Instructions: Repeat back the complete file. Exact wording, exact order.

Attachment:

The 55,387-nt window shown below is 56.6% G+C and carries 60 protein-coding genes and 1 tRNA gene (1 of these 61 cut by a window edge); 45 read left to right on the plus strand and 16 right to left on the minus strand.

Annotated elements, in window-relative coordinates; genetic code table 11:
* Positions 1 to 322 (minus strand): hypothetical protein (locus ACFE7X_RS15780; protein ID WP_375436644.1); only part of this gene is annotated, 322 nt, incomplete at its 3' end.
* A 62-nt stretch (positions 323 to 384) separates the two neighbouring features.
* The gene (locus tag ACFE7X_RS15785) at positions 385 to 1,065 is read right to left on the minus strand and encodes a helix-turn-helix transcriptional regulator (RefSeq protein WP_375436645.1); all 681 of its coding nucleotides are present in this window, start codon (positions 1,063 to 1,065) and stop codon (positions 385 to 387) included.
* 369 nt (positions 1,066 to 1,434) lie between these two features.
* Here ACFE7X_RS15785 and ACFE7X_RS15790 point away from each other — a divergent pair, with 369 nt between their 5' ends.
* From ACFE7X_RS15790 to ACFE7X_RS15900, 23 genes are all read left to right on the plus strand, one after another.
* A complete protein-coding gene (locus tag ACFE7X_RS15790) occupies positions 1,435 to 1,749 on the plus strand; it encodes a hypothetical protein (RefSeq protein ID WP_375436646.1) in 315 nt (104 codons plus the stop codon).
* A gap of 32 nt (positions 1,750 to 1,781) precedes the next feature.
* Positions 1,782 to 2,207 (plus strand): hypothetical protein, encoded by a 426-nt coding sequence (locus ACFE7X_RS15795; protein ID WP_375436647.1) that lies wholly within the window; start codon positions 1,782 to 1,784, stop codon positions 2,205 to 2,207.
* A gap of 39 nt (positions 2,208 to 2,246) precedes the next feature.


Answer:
The 55,387-nt window shown below is 56.6% G+C and carries 60 protein-coding genes and 1 tRNA gene (1 of these 61 cut by a window edge); 45 read left to right on the plus strand and 16 right to left on the minus strand.

Annotated elements, in window-relative coordinates; genetic code table 11:
* Positions 1 to 322 (minus strand): hypothetical protein (locus ACFE7X_RS15780; protein ID WP_375436644.1); only part of this gene is annotated, 322 nt, incomplete at its 3' end.
* A 62-nt stretch (positions 323 to 384) separates the two neighbouring features.
* The gene (locus tag ACFE7X_RS15785) at positions 385 to 1,065 is read right to left on the minus strand and encodes a helix-turn-helix transcriptional regulator (RefSeq protein WP_375436645.1); all 681 of its coding nucleotides are present in this window, start codon (positions 1,063 to 1,065) and stop codon (positions 385 to 387) included.
* 369 nt (positions 1,066 to 1,434) lie between these two features.
* Here ACFE7X_RS15785 and ACFE7X_RS15790 point away from each other — a divergent pair, with 369 nt between their 5' ends.
* From ACFE7X_RS15790 to ACFE7X_RS15900, 23 genes are all read left to right on the plus strand, one after another.
* A complete protein-coding gene (locus tag ACFE7X_RS15790) occupies positions 1,435 to 1,749 on the plus strand; it encodes a hypothetical protein (RefSeq protein ID WP_375436646.1) in 315 nt (104 codons plus the stop codon).
* A gap of 32 nt (positions 1,750 to 1,781) precedes the next feature.
* Positions 1,782 to 2,207 (plus strand): hypothetical protein, encoded by a 426-nt coding sequence (locus ACFE7X_RS15795; protein ID WP_375436647.1) that lies wholly within the window; start codon positions 1,782 to 1,784, stop codon positions 2,205 to 2,207.
* A gap of 39 nt (positions 2,208 to 2,246) precedes the next feature.